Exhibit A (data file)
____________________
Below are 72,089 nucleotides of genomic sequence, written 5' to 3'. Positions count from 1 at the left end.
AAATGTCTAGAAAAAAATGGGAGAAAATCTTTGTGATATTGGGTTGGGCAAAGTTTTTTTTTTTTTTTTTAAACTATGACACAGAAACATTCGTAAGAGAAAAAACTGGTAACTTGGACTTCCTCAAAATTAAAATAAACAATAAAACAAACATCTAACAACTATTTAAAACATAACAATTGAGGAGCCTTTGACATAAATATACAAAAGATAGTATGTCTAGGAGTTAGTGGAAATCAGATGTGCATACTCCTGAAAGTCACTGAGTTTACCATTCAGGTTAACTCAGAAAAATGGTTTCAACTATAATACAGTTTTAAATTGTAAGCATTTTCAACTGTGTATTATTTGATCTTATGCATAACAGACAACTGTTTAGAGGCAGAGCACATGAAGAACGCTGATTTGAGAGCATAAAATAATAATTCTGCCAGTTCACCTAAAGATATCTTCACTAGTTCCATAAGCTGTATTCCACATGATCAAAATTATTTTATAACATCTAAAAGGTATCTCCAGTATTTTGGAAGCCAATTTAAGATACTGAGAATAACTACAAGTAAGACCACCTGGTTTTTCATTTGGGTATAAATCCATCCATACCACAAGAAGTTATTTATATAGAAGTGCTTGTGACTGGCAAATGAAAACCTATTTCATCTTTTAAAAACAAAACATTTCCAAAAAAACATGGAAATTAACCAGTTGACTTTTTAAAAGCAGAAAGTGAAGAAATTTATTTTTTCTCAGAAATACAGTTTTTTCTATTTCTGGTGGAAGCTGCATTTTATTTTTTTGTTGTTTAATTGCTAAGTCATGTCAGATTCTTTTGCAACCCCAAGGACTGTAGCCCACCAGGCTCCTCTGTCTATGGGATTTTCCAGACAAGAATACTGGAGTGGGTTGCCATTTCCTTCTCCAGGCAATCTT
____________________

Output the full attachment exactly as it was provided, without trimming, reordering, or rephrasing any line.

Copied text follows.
Below are 72,089 nucleotides of genomic sequence, written 5' to 3'. Positions count from 1 at the left end.
AAATGTCTAGAAAAAAATGGGAGAAAATCTTTGTGATATTGGGTTGGGCAAAGTTTTTTTTTTTTTTTTTAAACTATGACACAGAAACATTCGTAAGAGAAAAAACTGGTAACTTGGACTTCCTCAAAATTAAAATAAACAATAAAACAAACATCTAACAACTATTTAAAACATAACAATTGAGGAGCCTTTGACATAAATATACAAAAGATAGTATGTCTAGGAGTTAGTGGAAATCAGATGTGCATACTCCTGAAAGTCACTGAGTTTACCATTCAGGTTAACTCAGAAAAATGGTTTCAACTATAATACAGTTTTAAATTGTAAGCATTTTCAACTGTGTATTATTTGATCTTATGCATAACAGACAACTGTTTAGAGGCAGAGCACATGAAGAACGCTGATTTGAGAGCATAAAATAATAATTCTGCCAGTTCACCTAAAGATATCTTCACTAGTTCCATAAGCTGTATTCCACATGATCAAAATTATTTTATAACATCTAAAAGGTATCTCCAGTATTTTGGAAGCCAATTTAAGATACTGAGAATAACTACAAGTAAGACCACCTGGTTTTTCATTTGGGTATAAATCCATCCATACCACAAGAAGTTATTTATATAGAAGTGCTTGTGACTGGCAAATGAAAACCTATTTCATCTTTTAAAAACAAAACATTTCCAAAAAAACATGGAAATTAACCAGTTGACTTTTTAAAAGCAGAAAGTGAAGAAATTTATTTTTTCTCAGAAATACAGTTTTTTCTATTTCTGGTGGAAGCTGCATTTTATTTTTTTGTTGTTTAATTGCTAAGTCATGTCAGATTCTTTTGCAACCCCAAGGACTGTAGCCCACCAGGCTCCTCTGTCTATGGGATTTTCCAGACAAGAATACTGGAGTGGGTTGCCATTTCCTTCTCCAGGCAATCTT